Eating Out: Miami

Published Date Author: , May 26th, 2015

The Matador Room

If you watched the show Best New Restaurant on Bravo (where I’m a judge for two episodes), you would have been introduced to some of the best new dining hot spots in the country. While each featured restaurant was recently opened and served up headline-worthy dishes, there was one collective factor that went unnoticed: the diners were mostly under 30.

It’s a trend happening globally: Millennials are fascinated with the culinary arts and about good food at reputable restaurants. Miami has become the stomping ground for young gourmands, foodies, and dining thrill seekers alike. In fact, there’s no other city that’s impressing the young and adventurous as notably as Miami. But that doesn’t mean all travelers aren’t reaping the benefits of a young dining scene. New, emerging chefs are taking over kitchens and opening new establishments while seasoned, old-school master chefs are ditching traditional recipes and going outside the box with edgy presentations, new culinary twists, and smart restaurant design. While the city already attracts a younger audience with music festivals, fashionable new hotels and burgeoning, artsy neighborhoods, the food scene is equally pandering to the impressionable. Whether fronted by a rising chef or a world renowned icon, the best of the best new restaurants in Miami have a love affair with the young and the restless (and hungry), and these new eateries are destined to become classics, emphatically approved by the millennial jet set.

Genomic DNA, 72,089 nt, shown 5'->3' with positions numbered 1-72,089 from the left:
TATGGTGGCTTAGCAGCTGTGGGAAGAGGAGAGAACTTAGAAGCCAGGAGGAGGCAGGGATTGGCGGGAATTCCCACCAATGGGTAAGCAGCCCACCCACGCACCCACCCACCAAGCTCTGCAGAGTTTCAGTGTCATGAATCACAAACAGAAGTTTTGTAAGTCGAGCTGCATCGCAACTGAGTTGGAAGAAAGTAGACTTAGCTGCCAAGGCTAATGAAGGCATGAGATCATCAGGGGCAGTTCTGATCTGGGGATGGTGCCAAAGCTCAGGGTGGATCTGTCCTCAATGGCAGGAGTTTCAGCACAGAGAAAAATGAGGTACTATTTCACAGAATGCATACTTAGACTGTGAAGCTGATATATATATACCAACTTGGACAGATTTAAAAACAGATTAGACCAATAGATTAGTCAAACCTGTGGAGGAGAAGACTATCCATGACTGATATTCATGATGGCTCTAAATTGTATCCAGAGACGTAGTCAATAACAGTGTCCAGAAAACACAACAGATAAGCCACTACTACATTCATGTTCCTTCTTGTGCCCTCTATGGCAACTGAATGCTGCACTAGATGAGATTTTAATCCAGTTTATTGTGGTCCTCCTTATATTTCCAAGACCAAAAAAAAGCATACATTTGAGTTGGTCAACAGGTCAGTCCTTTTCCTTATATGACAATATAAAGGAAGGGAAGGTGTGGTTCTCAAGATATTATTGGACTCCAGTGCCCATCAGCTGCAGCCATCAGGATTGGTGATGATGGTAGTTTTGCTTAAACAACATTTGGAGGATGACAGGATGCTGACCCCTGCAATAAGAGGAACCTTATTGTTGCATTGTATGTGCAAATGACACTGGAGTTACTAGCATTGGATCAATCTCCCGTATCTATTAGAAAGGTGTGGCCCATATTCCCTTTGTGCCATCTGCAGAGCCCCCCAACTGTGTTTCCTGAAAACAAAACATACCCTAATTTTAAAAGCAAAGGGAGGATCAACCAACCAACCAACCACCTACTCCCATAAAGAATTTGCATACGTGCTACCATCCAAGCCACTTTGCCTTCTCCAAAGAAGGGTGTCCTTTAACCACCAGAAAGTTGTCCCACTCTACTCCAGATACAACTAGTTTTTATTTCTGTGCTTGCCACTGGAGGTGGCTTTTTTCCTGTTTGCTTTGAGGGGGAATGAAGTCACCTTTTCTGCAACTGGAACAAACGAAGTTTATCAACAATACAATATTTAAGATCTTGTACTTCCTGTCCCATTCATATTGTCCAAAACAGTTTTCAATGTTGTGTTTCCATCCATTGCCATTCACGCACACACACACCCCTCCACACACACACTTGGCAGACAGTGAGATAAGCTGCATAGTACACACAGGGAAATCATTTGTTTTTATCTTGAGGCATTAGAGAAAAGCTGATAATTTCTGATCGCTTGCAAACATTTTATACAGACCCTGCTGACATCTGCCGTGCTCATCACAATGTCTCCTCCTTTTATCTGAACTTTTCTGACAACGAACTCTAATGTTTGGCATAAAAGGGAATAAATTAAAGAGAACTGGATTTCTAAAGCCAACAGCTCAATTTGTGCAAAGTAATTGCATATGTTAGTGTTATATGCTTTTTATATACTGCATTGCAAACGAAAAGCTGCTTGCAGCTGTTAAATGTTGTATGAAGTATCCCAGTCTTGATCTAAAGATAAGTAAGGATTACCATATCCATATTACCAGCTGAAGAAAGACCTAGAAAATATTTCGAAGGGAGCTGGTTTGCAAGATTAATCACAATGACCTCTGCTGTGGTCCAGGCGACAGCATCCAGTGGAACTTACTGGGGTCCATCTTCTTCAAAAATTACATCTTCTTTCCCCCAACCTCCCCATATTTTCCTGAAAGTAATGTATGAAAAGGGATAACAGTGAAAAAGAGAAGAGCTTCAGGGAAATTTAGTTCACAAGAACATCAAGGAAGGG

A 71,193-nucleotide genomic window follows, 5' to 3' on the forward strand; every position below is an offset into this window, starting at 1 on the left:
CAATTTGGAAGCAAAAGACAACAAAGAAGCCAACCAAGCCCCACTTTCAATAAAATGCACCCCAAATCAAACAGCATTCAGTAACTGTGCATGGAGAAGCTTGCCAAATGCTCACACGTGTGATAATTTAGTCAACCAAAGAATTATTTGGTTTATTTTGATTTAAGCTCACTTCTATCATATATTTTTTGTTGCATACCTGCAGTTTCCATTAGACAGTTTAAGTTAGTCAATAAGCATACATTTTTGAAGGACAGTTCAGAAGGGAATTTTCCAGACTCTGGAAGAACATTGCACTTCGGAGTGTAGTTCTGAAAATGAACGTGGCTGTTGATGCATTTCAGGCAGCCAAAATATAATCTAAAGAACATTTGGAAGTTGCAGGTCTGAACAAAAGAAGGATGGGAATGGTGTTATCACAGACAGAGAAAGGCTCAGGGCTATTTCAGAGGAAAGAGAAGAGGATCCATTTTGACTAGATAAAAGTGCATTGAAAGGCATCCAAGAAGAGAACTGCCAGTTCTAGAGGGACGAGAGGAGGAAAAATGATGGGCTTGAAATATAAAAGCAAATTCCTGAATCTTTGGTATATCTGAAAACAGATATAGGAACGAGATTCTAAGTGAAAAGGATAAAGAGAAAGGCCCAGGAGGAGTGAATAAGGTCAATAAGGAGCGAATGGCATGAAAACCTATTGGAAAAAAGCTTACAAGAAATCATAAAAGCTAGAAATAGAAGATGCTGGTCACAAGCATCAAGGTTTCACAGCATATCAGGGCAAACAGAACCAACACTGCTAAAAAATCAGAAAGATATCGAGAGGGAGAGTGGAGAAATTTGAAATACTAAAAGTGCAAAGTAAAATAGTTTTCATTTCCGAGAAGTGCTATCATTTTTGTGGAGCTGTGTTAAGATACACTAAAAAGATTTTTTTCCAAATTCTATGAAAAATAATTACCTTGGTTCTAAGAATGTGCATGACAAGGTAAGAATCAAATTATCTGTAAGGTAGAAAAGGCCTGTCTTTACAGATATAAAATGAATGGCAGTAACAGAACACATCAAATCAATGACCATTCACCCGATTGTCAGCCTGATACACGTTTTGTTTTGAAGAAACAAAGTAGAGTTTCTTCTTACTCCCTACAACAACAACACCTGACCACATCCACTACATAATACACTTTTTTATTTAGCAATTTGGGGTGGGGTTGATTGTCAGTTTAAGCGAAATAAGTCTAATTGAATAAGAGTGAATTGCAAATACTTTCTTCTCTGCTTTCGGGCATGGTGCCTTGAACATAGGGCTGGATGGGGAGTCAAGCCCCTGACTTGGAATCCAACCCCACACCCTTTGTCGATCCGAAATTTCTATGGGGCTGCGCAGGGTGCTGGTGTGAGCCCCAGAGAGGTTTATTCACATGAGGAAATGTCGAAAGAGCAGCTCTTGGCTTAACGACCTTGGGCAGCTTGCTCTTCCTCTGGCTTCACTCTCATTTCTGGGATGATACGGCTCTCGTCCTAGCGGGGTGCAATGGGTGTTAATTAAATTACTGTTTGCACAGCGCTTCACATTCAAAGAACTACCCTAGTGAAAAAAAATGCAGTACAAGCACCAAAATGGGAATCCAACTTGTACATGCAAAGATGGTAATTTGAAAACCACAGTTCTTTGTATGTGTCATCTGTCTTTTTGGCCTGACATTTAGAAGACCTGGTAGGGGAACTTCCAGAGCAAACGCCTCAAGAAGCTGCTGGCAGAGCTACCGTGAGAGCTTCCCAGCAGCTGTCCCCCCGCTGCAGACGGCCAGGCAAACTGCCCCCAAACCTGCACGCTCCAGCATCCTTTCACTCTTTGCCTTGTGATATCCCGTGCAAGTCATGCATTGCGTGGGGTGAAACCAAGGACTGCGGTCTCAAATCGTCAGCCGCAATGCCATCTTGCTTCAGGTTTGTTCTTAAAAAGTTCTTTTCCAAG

Notable chefs across the nation have been permanently clocking out of their Michelin-starred restaurants and packing their knives for Miami to start anew. It’s not unusual, considering Miami’s happening dining scene is the most significant to date. To be involved in the movement is to be part of history. One chef that’s gone south is Christopher Lee, who departed the two Michelin-starred Gilt in New York City to helm Miami’s iconic The Forge. The Forge is a fantastical, whimsical restaurant with uber-high ceilings, oversized booths, and creative furnishings like tiered chandeliers, a cavernous wine cellar, and well preserved old school flair (it was opened as a restaurant in the 1930s).

By Jimmy Im – Full Story at Passport | Miami Beach Gay Travel Resources

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